Briefbox: What Should I Charge for my Design Services

Our friends at Briefbox are back with another stellar advice piece. This time we welcome James Ewin, Co-Founder of Briefbox and Creative Director of Orca Design. James offers advice on a pertinent issue for freelancers—how much to actually charge for that piece of design? Read on to hear how your design time equates to payment, overheads and taking into consideration the clients’ budget. 

Don’t forget to check out the previous advice piece from Joel Rosen, Co-Founder and Creator of Briefbox as well as heading to the Shillumni section of our website for a discount code to try Briefbox services for yourself! 

One of the most difficult questions to answer as a graphic designer is, how much should I charge for my design services? The reason this is so difficult is because there are so many variables that can effect the outcome. Sure, there’s a lot of information out there to help you establish what the industry standard hourly rate is, but how does this relate to you, your ability and your overheads? How can you work out what your time is worth?  I’m going to try and break this down into a few main focal points which all need to be considered before making a decision.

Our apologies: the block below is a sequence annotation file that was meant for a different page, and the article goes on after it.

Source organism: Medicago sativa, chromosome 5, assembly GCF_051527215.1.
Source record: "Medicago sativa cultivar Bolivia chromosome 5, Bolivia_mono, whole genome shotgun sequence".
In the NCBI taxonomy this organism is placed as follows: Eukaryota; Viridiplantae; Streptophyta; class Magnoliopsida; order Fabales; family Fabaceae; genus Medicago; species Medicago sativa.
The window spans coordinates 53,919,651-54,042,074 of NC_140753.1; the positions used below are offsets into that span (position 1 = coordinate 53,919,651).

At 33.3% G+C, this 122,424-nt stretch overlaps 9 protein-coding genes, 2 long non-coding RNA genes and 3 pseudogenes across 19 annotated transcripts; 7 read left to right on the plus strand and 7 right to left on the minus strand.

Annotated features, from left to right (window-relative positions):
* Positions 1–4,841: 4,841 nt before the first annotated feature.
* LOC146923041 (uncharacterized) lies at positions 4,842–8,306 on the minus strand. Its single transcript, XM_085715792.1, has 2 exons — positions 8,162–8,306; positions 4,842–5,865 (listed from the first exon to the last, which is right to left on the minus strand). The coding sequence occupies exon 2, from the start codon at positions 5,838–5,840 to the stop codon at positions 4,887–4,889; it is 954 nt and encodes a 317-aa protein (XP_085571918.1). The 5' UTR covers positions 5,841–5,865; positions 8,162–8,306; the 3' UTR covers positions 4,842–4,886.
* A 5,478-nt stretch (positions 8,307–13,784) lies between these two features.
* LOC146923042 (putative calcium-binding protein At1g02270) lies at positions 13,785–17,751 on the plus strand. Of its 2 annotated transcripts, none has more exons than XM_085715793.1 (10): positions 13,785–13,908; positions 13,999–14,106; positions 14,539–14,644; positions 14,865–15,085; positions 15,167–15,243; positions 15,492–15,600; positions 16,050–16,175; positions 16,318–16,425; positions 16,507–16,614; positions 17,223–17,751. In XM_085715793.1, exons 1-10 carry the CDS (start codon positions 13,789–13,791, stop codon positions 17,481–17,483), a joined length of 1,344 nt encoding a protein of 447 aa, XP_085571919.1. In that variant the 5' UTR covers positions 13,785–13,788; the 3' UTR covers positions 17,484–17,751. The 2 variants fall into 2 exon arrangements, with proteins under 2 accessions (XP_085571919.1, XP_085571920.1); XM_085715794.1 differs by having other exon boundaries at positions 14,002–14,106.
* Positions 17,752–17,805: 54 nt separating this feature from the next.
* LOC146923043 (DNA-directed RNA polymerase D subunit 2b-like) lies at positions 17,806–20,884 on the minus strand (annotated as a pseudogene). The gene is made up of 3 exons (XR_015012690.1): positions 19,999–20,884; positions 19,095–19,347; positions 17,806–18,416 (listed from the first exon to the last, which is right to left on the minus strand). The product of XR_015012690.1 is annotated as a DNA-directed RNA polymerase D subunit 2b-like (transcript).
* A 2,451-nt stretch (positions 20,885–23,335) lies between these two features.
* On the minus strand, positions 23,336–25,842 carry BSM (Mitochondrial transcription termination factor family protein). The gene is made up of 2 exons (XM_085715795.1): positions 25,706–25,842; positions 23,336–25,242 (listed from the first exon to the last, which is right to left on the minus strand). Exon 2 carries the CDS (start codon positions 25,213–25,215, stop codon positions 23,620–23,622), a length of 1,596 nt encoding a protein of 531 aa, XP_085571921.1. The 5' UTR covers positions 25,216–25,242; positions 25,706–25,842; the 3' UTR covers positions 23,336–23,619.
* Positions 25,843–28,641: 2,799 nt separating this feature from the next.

What is the industry standard?

Before you do anything else, you need to establish what the industry standard hourly rate is. Now this varies from country to country, and even from city to city, so make sure you understand the rates relative to your geographical location.

How experienced am I?

Now ask yourself, how experienced am I? If you’re just starting out, then of course, you can’t charge the industry standard rate. However, you still own a skill and you should still be paid for your time, so evaluate your skill sets and your value based on how long you think a project would take you.

Ultimately, the quicker you can do a project, the more you can charge.

What are my overheads?

Now work out your annual overheads. This can be done by adding the total cost of running your studio, to your total cost of living (or the annual salary you expect to receive). Now divide this amount by the total amount of working hours in a year, and you have your base hourly rate. This is a ballpark figure which can be adapted based on all the other project variables.

How long does it take me to design?